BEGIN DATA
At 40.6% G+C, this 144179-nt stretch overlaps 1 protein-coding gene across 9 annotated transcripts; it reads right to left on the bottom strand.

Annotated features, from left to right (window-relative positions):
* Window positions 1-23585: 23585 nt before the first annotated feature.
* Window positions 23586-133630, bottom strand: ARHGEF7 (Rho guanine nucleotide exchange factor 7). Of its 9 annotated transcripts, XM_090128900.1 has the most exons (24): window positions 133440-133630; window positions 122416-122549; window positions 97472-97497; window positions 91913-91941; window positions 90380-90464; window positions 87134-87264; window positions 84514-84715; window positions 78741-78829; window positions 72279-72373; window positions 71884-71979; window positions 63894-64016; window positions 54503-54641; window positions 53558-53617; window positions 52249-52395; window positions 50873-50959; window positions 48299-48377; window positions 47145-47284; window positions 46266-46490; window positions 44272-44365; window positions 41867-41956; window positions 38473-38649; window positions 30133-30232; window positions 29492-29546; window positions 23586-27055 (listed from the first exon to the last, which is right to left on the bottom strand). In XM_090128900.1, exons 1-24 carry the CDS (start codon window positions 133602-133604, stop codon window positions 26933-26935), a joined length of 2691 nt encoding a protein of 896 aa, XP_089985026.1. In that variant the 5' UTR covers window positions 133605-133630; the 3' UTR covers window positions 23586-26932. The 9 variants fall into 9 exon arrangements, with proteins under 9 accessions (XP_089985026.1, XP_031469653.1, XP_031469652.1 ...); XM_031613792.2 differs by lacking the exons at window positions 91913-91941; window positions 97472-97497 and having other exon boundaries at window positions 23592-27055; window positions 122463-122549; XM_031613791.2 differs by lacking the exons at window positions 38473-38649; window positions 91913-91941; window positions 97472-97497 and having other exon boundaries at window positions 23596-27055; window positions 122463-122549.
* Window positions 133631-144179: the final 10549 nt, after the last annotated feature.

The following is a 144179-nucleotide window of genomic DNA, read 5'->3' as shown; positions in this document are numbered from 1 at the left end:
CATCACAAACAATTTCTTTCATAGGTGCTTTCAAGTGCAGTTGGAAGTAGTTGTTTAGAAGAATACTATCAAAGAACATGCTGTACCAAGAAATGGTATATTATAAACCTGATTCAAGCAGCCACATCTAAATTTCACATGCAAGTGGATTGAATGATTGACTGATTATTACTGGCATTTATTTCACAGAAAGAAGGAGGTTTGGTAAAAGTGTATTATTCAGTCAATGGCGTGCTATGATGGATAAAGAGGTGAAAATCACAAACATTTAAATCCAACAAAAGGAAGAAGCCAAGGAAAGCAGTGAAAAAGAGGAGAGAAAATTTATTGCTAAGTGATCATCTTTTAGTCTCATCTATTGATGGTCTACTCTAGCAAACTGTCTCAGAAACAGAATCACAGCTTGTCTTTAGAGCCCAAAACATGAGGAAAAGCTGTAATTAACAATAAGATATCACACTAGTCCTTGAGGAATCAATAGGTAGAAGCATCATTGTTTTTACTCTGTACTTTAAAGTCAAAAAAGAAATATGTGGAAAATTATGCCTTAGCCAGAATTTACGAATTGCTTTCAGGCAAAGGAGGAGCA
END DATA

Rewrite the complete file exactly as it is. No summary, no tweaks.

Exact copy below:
At 40.6% G+C, this 144179-nt stretch overlaps 1 protein-coding gene across 9 annotated transcripts; it reads right to left on the bottom strand.

Annotated features, from left to right (window-relative positions):
* Window positions 1-23585: 23585 nt before the first annotated feature.
* Window positions 23586-133630, bottom strand: ARHGEF7 (Rho guanine nucleotide exchange factor 7). Of its 9 annotated transcripts, XM_090128900.1 has the most exons (24): window positions 133440-133630; window positions 122416-122549; window positions 97472-97497; window positions 91913-91941; window positions 90380-90464; window positions 87134-87264; window positions 84514-84715; window positions 78741-78829; window positions 72279-72373; window positions 71884-71979; window positions 63894-64016; window positions 54503-54641; window positions 53558-53617; window positions 52249-52395; window positions 50873-50959; window positions 48299-48377; window positions 47145-47284; window positions 46266-46490; window positions 44272-44365; window positions 41867-41956; window positions 38473-38649; window positions 30133-30232; window positions 29492-29546; window positions 23586-27055 (listed from the first exon to the last, which is right to left on the bottom strand). In XM_090128900.1, exons 1-24 carry the CDS (start codon window positions 133602-133604, stop codon window positions 26933-26935), a joined length of 2691 nt encoding a protein of 896 aa, XP_089985026.1. In that variant the 5' UTR covers window positions 133605-133630; the 3' UTR covers window positions 23586-26932. The 9 variants fall into 9 exon arrangements, with proteins under 9 accessions (XP_089985026.1, XP_031469653.1, XP_031469652.1 ...); XM_031613792.2 differs by lacking the exons at window positions 91913-91941; window positions 97472-97497 and having other exon boundaries at window positions 23592-27055; window positions 122463-122549; XM_031613791.2 differs by lacking the exons at window positions 38473-38649; window positions 91913-91941; window positions 97472-97497 and having other exon boundaries at window positions 23596-27055; window positions 122463-122549.
* Window positions 133631-144179: the final 10549 nt, after the last annotated feature.

The following is a 144179-nucleotide window of genomic DNA, read 5'->3' as shown; positions in this document are numbered from 1 at the left end:
CATCACAAACAATTTCTTTCATAGGTGCTTTCAAGTGCAGTTGGAAGTAGTTGTTTAGAAGAATACTATCAAAGAACATGCTGTACCAAGAAATGGTATATTATAAACCTGATTCAAGCAGCCACATCTAAATTTCACATGCAAGTGGATTGAATGATTGACTGATTATTACTGGCATTTATTTCACAGAAAGAAGGAGGTTTGGTAAAAGTGTATTATTCAGTCAATGGCGTGCTATGATGGATAAAGAGGTGAAAATCACAAACATTTAAATCCAACAAAAGGAAGAAGCCAAGGAAAGCAGTGAAAAAGAGGAGAGAAAATTTATTGCTAAGTGATCATCTTTTAGTCTCATCTATTGATGGTCTACTCTAGCAAACTGTCTCAGAAACAGAATCACAGCTTGTCTTTAGAGCCCAAAACATGAGGAAAAGCTGTAATTAACAATAAGATATCACACTAGTCCTTGAGGAATCAATAGGTAGAAGCATCATTGTTTTTACTCTGTACTTTAAAGTCAAAAAAGAAATATGTGGAAAATTATGCCTTAGCCAGAATTTACGAATTGCTTTCAGGCAAAGGAGGAGCA